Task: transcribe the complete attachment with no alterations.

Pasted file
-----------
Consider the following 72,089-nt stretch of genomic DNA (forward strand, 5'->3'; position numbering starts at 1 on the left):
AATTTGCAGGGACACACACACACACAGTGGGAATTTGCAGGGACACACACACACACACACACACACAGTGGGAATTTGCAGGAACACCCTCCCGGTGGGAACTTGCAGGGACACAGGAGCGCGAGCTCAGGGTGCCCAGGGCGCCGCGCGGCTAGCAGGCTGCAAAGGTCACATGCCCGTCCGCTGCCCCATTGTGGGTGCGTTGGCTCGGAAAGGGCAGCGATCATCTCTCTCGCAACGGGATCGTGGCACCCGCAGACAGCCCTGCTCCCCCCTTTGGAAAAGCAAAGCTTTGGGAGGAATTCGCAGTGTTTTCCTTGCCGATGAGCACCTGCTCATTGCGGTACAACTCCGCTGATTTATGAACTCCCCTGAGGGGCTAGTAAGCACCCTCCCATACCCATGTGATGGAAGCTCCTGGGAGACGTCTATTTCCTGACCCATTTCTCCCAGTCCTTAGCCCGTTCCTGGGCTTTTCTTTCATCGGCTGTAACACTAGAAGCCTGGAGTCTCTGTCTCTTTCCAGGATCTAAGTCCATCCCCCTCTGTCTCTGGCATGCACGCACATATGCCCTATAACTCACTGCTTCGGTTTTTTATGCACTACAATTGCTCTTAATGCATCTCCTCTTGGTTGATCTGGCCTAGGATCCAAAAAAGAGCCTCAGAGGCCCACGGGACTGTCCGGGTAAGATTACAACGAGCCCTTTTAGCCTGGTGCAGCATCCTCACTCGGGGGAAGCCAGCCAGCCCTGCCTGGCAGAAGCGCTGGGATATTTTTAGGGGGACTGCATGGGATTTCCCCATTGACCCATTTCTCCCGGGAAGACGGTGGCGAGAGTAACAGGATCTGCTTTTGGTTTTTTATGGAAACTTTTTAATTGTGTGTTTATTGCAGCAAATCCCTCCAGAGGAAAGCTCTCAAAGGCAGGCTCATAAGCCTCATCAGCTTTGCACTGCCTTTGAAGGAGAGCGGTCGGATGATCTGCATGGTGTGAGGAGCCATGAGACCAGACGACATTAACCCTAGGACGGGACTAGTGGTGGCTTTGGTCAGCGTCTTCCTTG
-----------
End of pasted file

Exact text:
Consider the following 72,089-nt stretch of genomic DNA (forward strand, 5'->3'; position numbering starts at 1 on the left):
AATTTGCAGGGACACACACACACACAGTGGGAATTTGCAGGGACACACACACACACACACACACACAGTGGGAATTTGCAGGAACACCCTCCCGGTGGGAACTTGCAGGGACACAGGAGCGCGAGCTCAGGGTGCCCAGGGCGCCGCGCGGCTAGCAGGCTGCAAAGGTCACATGCCCGTCCGCTGCCCCATTGTGGGTGCGTTGGCTCGGAAAGGGCAGCGATCATCTCTCTCGCAACGGGATCGTGGCACCCGCAGACAGCCCTGCTCCCCCCTTTGGAAAAGCAAAGCTTTGGGAGGAATTCGCAGTGTTTTCCTTGCCGATGAGCACCTGCTCATTGCGGTACAACTCCGCTGATTTATGAACTCCCCTGAGGGGCTAGTAAGCACCCTCCCATACCCATGTGATGGAAGCTCCTGGGAGACGTCTATTTCCTGACCCATTTCTCCCAGTCCTTAGCCCGTTCCTGGGCTTTTCTTTCATCGGCTGTAACACTAGAAGCCTGGAGTCTCTGTCTCTTTCCAGGATCTAAGTCCATCCCCCTCTGTCTCTGGCATGCACGCACATATGCCCTATAACTCACTGCTTCGGTTTTTTATGCACTACAATTGCTCTTAATGCATCTCCTCTTGGTTGATCTGGCCTAGGATCCAAAAAAGAGCCTCAGAGGCCCACGGGACTGTCCGGGTAAGATTACAACGAGCCCTTTTAGCCTGGTGCAGCATCCTCACTCGGGGGAAGCCAGCCAGCCCTGCCTGGCAGAAGCGCTGGGATATTTTTAGGGGGACTGCATGGGATTTCCCCATTGACCCATTTCTCCCGGGAAGACGGTGGCGAGAGTAACAGGATCTGCTTTTGGTTTTTTATGGAAACTTTTTAATTGTGTGTTTATTGCAGCAAATCCCTCCAGAGGAAAGCTCTCAAAGGCAGGCTCATAAGCCTCATCAGCTTTGCACTGCCTTTGAAGGAGAGCGGTCGGATGATCTGCATGGTGTGAGGAGCCATGAGACCAGACGACATTAACCCTAGGACGGGACTAGTGGTGGCTTTGGTCAGCGTCTTCCTTG